320 Daddy, what’s politics?

Most people, when they hear the word “Politics” think of the daily argy-bargy that goes on in the House of Commons. Of course, there’s more to the House of Commons than the debates in the Chamber; for example the courteous and useful work done in the numerous Committees.
And then there’s more to Parliament than the Commons; the element of sanity in legislation is largely provided by the House of Lords through its work on putting right the things the Commons has got wrong. It’s a civilised place with much less of the party-political warfare that goes on in the “other place”.
And then there’s more to Government than Parliament; in fact nowadays Government policy is mostly decided by Ministers and then approved (or very occasionally not) by Parliament.
And Westminster itself is not the whole story. I won’t venture into the ways things are done in Scotland, Wales and Northern Ireland, which would be a very long story; but a lot of the things that you and I care most about are decided by County Councils, District Councils, Borough Councils and perhaps also Parish Councils.
It’s also worth pointing out that in many ways private companies and corporations decide the course of our lives rather more than governments do.
But all of this is not necessarily politics, it’s government; not the same thing at all. In principle, and sometimes in practice, politics is the art of deciding what to do and why, whereas government is the business of putting the decisions into practice. Sometimes, of course, the tail wags the dog; for example, as I write this, policy on crime and punishment (the dog) is being wagged by the governmental problem of not having enough prisons (the tail).
So now I can come to the point. The question of how well or how badly the NHS is being run is a matter of government. The question of whether to have a National Health Service at all is politics. The question of how well or badly the roads and railways are maintained is government; the balance between public and private transport is politics.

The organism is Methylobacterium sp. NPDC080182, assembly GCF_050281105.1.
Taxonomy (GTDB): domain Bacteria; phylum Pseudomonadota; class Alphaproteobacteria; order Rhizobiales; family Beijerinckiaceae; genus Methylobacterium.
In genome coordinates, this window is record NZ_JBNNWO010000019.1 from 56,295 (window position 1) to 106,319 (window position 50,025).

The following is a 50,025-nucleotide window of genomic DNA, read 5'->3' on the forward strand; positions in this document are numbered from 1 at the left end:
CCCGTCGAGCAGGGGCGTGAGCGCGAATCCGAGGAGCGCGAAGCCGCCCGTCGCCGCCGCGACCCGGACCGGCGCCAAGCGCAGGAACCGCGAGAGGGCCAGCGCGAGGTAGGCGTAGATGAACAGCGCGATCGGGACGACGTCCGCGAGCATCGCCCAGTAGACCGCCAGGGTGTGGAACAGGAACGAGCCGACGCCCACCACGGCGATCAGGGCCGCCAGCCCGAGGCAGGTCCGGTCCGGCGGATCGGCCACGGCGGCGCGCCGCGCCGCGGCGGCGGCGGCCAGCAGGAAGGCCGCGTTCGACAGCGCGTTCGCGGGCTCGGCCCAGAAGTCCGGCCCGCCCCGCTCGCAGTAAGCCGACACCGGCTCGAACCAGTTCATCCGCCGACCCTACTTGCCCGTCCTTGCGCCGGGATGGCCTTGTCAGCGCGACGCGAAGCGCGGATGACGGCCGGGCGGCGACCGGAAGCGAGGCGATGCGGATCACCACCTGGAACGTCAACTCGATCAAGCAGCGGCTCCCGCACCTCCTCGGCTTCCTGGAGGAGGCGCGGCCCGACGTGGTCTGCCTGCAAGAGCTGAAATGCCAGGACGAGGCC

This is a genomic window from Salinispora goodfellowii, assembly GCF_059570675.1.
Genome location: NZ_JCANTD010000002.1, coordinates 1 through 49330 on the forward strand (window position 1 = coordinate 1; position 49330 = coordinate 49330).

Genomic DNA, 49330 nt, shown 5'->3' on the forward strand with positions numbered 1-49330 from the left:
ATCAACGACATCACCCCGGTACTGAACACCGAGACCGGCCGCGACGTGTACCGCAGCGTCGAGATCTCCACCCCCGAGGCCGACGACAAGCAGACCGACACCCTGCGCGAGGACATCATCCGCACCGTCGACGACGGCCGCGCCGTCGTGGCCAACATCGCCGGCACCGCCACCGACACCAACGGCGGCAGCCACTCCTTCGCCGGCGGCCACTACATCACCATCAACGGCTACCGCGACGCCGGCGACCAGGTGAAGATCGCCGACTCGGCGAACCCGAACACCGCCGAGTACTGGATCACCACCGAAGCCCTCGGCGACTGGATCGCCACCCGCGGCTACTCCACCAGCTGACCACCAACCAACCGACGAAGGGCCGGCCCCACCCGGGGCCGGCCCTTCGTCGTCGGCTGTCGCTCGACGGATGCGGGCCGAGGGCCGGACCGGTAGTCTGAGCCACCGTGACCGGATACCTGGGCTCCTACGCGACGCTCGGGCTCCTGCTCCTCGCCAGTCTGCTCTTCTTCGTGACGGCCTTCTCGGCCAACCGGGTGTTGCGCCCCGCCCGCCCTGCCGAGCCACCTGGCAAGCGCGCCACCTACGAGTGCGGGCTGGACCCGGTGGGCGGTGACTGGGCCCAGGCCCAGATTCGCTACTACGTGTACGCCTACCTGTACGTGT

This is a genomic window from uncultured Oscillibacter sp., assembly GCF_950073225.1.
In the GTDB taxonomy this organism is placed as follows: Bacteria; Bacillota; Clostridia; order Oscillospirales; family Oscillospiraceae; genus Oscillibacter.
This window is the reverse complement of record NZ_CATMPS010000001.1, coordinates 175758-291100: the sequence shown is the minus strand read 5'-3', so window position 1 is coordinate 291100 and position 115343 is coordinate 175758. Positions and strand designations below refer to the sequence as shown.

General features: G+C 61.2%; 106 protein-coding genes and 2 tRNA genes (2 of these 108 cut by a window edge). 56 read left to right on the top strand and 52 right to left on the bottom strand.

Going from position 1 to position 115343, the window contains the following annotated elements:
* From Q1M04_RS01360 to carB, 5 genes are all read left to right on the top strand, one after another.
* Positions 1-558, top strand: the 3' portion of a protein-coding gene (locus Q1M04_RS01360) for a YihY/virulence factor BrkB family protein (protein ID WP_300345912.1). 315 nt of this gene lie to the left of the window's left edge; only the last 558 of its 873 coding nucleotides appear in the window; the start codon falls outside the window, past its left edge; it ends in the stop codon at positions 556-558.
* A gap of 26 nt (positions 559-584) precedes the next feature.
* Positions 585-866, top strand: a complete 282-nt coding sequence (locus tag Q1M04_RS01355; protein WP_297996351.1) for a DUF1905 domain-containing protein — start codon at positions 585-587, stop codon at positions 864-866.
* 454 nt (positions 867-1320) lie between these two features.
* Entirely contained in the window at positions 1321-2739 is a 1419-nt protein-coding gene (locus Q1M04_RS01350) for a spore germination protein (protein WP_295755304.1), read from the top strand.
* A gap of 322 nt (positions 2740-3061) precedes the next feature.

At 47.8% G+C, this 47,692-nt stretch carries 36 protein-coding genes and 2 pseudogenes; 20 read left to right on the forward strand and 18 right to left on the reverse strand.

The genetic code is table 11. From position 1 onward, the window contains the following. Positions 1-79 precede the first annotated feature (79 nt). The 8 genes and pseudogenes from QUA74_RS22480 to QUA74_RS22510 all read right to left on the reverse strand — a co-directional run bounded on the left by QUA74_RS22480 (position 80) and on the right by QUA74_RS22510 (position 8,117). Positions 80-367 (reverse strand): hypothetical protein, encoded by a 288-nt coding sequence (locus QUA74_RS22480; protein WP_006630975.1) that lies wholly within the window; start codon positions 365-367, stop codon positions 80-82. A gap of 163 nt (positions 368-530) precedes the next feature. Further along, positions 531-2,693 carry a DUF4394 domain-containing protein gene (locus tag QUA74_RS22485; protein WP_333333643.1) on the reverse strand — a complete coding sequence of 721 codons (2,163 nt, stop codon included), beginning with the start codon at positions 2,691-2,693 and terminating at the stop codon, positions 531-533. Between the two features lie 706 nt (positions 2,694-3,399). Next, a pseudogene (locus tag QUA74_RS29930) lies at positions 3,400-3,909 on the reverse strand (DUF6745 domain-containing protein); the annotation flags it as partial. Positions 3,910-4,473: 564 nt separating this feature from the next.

In other words, politics is the art and science of deciding how individuals within a society can be enabled to live safe, healthy and satisfying lives and how, collectively, we can all get along with each other within that society. So any view or opinion or principle that makes a difference to how we approach the world we live in is a political one. People’s thoughts on these subjects produce a set of principles and ideals; and different groupings of these principles and ideals form the philosophies of the different political parties.
Of course things don’t work quite like that. In particular, people’s opinions about these underlying ideas change pretty slowly, if at all, and if the political parties’ philosophies stayed linked to particular sets of ideas for an equally long time, then we would end up with the same party in Government and more or less the same political balance in Parliament for a very long time. So in practice parties adapt their views to the mood of the time. Thus it is, that in recent years there has been so little difference of policy between our two largest parties that elections are won and lost not on the strength of a party’s politics but according to their current efficiency in government. In other words, the country is seen not as a society but as a business. There are, of course, parties that remain based on politics, but they are smaller and less successful. People who don’t vote at elections are often heard to complain that “they’re all the same”. They aren’t of course, but the ones that get elected do seem pretty much standardised to fit the job description and business requirements.
I am a member of one of those other parties. I have been a party supporter for over 40 years. I was attracted to the party by its policies even though its electoral prospects were, at the time, unpromising. It isn’t inertia that has kept me with the same party for so long; it’s politics. As I said above, people’s underlying beliefs and principles change quite slowly, and mine are broadly the same as they were 40 years ago. Some political discussion in the School Library when I was in Sixth Form pointed me in the direction of a party whose aims fitted in quite well with my own ideas. They still fit today, so I am still a member. These ideas will become apparent on various other pages.


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